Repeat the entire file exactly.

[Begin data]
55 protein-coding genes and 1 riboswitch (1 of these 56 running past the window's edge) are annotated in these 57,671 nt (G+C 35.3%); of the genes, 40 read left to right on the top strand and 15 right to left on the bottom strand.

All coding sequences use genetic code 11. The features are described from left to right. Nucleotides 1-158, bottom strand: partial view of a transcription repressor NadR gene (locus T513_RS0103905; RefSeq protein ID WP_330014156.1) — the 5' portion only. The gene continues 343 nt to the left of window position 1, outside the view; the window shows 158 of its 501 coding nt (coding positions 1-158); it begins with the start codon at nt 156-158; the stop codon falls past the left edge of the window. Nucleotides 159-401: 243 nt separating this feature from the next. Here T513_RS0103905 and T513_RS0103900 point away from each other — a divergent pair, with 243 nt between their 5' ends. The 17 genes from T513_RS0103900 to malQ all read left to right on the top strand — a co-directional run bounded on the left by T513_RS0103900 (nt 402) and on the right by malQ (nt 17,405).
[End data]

55 protein-coding genes and 1 riboswitch (1 of these 56 running past the window's edge) are annotated in these 57,671 nt (G+C 35.3%); of the genes, 40 read left to right on the top strand and 15 right to left on the bottom strand.

All coding sequences use genetic code 11. The features are described from left to right. Nucleotides 1-158, bottom strand: partial view of a transcription repressor NadR gene (locus T513_RS0103905; RefSeq protein ID WP_330014156.1) — the 5' portion only. The gene continues 343 nt to the left of window position 1, outside the view; the window shows 158 of its 501 coding nt (coding positions 1-158); it begins with the start codon at nt 156-158; the stop codon falls past the left edge of the window. Nucleotides 159-401: 243 nt separating this feature from the next. Here T513_RS0103905 and T513_RS0103900 point away from each other — a divergent pair, with 243 nt between their 5' ends. The 17 genes from T513_RS0103900 to malQ all read left to right on the top strand — a co-directional run bounded on the left by T513_RS0103900 (nt 402) and on the right by malQ (nt 17,405).